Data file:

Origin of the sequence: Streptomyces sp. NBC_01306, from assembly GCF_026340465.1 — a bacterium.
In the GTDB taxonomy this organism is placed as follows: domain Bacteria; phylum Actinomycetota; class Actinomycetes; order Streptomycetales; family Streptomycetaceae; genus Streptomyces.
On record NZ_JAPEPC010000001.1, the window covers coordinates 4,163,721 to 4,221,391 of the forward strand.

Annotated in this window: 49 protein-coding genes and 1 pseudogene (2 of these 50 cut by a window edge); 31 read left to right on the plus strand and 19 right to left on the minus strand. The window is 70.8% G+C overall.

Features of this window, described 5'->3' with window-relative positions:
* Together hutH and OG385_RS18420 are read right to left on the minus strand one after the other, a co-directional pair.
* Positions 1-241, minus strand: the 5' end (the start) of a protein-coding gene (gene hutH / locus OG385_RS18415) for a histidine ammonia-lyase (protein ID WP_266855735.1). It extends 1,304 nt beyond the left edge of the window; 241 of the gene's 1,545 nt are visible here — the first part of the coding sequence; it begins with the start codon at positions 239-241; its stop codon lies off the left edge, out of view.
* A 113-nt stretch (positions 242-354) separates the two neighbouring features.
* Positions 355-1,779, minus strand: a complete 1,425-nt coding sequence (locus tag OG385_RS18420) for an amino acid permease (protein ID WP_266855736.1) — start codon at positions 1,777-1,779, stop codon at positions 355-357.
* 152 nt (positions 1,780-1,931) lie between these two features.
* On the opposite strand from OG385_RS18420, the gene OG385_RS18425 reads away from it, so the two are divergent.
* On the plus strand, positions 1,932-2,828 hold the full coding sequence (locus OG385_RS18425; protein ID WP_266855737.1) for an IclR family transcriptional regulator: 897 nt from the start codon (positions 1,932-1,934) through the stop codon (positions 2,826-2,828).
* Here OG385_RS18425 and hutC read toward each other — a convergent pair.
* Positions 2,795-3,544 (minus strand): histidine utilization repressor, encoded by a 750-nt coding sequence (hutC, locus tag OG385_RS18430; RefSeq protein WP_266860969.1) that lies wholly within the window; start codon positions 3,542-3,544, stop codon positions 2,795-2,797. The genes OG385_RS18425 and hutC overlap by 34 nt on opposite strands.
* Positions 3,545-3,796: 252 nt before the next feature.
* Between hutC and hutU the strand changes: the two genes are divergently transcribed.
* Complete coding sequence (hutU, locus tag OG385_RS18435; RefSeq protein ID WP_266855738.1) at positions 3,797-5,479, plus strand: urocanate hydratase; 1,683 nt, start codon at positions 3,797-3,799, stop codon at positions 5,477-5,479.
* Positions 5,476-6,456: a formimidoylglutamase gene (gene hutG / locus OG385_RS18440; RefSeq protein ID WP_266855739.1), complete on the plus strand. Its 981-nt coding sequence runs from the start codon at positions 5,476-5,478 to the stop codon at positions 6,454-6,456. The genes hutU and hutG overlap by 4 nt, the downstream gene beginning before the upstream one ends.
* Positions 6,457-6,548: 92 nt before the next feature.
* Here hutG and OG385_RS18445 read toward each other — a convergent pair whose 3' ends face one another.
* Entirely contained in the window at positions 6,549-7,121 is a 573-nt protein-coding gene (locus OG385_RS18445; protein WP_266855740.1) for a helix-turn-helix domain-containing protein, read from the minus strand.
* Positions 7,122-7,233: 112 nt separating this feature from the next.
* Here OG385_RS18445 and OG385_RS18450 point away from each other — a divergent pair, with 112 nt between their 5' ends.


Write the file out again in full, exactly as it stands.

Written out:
Origin of the sequence: Streptomyces sp. NBC_01306, from assembly GCF_026340465.1 — a bacterium.
In the GTDB taxonomy this organism is placed as follows: domain Bacteria; phylum Actinomycetota; class Actinomycetes; order Streptomycetales; family Streptomycetaceae; genus Streptomyces.
On record NZ_JAPEPC010000001.1, the window covers coordinates 4,163,721 to 4,221,391 of the forward strand.

Annotated in this window: 49 protein-coding genes and 1 pseudogene (2 of these 50 cut by a window edge); 31 read left to right on the plus strand and 19 right to left on the minus strand. The window is 70.8% G+C overall.

Features of this window, described 5'->3' with window-relative positions:
* Together hutH and OG385_RS18420 are read right to left on the minus strand one after the other, a co-directional pair.
* Positions 1-241, minus strand: the 5' end (the start) of a protein-coding gene (gene hutH / locus OG385_RS18415) for a histidine ammonia-lyase (protein ID WP_266855735.1). It extends 1,304 nt beyond the left edge of the window; 241 of the gene's 1,545 nt are visible here — the first part of the coding sequence; it begins with the start codon at positions 239-241; its stop codon lies off the left edge, out of view.
* A 113-nt stretch (positions 242-354) separates the two neighbouring features.
* Positions 355-1,779, minus strand: a complete 1,425-nt coding sequence (locus tag OG385_RS18420) for an amino acid permease (protein ID WP_266855736.1) — start codon at positions 1,777-1,779, stop codon at positions 355-357.
* 152 nt (positions 1,780-1,931) lie between these two features.
* On the opposite strand from OG385_RS18420, the gene OG385_RS18425 reads away from it, so the two are divergent.
* On the plus strand, positions 1,932-2,828 hold the full coding sequence (locus OG385_RS18425; protein ID WP_266855737.1) for an IclR family transcriptional regulator: 897 nt from the start codon (positions 1,932-1,934) through the stop codon (positions 2,826-2,828).
* Here OG385_RS18425 and hutC read toward each other — a convergent pair.
* Positions 2,795-3,544 (minus strand): histidine utilization repressor, encoded by a 750-nt coding sequence (hutC, locus tag OG385_RS18430; RefSeq protein WP_266860969.1) that lies wholly within the window; start codon positions 3,542-3,544, stop codon positions 2,795-2,797. The genes OG385_RS18425 and hutC overlap by 34 nt on opposite strands.
* Positions 3,545-3,796: 252 nt before the next feature.
* Between hutC and hutU the strand changes: the two genes are divergently transcribed.
* Complete coding sequence (hutU, locus tag OG385_RS18435; RefSeq protein ID WP_266855738.1) at positions 3,797-5,479, plus strand: urocanate hydratase; 1,683 nt, start codon at positions 3,797-3,799, stop codon at positions 5,477-5,479.
* Positions 5,476-6,456: a formimidoylglutamase gene (gene hutG / locus OG385_RS18440; RefSeq protein ID WP_266855739.1), complete on the plus strand. Its 981-nt coding sequence runs from the start codon at positions 5,476-5,478 to the stop codon at positions 6,454-6,456. The genes hutU and hutG overlap by 4 nt, the downstream gene beginning before the upstream one ends.
* Positions 6,457-6,548: 92 nt before the next feature.
* Here hutG and OG385_RS18445 read toward each other — a convergent pair whose 3' ends face one another.
* Entirely contained in the window at positions 6,549-7,121 is a 573-nt protein-coding gene (locus OG385_RS18445; protein WP_266855740.1) for a helix-turn-helix domain-containing protein, read from the minus strand.
* Positions 7,122-7,233: 112 nt separating this feature from the next.
* Here OG385_RS18445 and OG385_RS18450 point away from each other — a divergent pair, with 112 nt between their 5' ends.